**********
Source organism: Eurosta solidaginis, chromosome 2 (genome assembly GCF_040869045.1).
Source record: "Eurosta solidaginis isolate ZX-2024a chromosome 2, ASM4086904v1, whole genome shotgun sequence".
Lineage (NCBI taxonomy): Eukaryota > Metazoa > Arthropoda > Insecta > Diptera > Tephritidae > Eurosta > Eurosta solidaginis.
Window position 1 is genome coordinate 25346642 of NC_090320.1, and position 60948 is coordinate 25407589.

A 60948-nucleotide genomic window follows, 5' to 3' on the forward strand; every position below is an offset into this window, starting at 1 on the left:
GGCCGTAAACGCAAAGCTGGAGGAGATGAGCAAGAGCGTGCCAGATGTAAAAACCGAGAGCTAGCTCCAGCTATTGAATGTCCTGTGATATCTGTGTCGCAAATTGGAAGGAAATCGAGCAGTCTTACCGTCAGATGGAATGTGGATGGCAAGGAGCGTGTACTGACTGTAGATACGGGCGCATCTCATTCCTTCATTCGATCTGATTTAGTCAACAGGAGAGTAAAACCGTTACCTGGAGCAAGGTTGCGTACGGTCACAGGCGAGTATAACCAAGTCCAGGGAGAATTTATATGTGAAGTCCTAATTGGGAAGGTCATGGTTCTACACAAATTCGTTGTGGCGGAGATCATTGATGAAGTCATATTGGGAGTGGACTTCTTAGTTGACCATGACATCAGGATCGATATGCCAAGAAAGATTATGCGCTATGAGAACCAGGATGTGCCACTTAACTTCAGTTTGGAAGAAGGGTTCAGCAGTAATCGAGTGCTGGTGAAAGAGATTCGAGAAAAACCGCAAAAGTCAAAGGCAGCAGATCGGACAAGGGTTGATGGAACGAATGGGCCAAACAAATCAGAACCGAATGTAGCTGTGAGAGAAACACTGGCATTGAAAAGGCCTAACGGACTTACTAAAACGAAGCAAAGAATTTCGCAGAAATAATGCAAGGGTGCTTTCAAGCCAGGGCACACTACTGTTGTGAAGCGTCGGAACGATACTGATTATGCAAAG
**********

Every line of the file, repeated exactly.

Source organism: Eurosta solidaginis, chromosome 2 (genome assembly GCF_040869045.1).
Source record: "Eurosta solidaginis isolate ZX-2024a chromosome 2, ASM4086904v1, whole genome shotgun sequence".
Lineage (NCBI taxonomy): Eukaryota > Metazoa > Arthropoda > Insecta > Diptera > Tephritidae > Eurosta > Eurosta solidaginis.
Window position 1 is genome coordinate 25346642 of NC_090320.1, and position 60948 is coordinate 25407589.

A 60948-nucleotide genomic window follows, 5' to 3' on the forward strand; every position below is an offset into this window, starting at 1 on the left:
GGCCGTAAACGCAAAGCTGGAGGAGATGAGCAAGAGCGTGCCAGATGTAAAAACCGAGAGCTAGCTCCAGCTATTGAATGTCCTGTGATATCTGTGTCGCAAATTGGAAGGAAATCGAGCAGTCTTACCGTCAGATGGAATGTGGATGGCAAGGAGCGTGTACTGACTGTAGATACGGGCGCATCTCATTCCTTCATTCGATCTGATTTAGTCAACAGGAGAGTAAAACCGTTACCTGGAGCAAGGTTGCGTACGGTCACAGGCGAGTATAACCAAGTCCAGGGAGAATTTATATGTGAAGTCCTAATTGGGAAGGTCATGGTTCTACACAAATTCGTTGTGGCGGAGATCATTGATGAAGTCATATTGGGAGTGGACTTCTTAGTTGACCATGACATCAGGATCGATATGCCAAGAAAGATTATGCGCTATGAGAACCAGGATGTGCCACTTAACTTCAGTTTGGAAGAAGGGTTCAGCAGTAATCGAGTGCTGGTGAAAGAGATTCGAGAAAAACCGCAAAAGTCAAAGGCAGCAGATCGGACAAGGGTTGATGGAACGAATGGGCCAAACAAATCAGAACCGAATGTAGCTGTGAGAGAAACACTGGCATTGAAAAGGCCTAACGGACTTACTAAAACGAAGCAAAGAATTTCGCAGAAATAATGCAAGGGTGCTTTCAAGCCAGGGCACACTACTGTTGTGAAGCGTCGGAACGATACTGATTATGCAAAG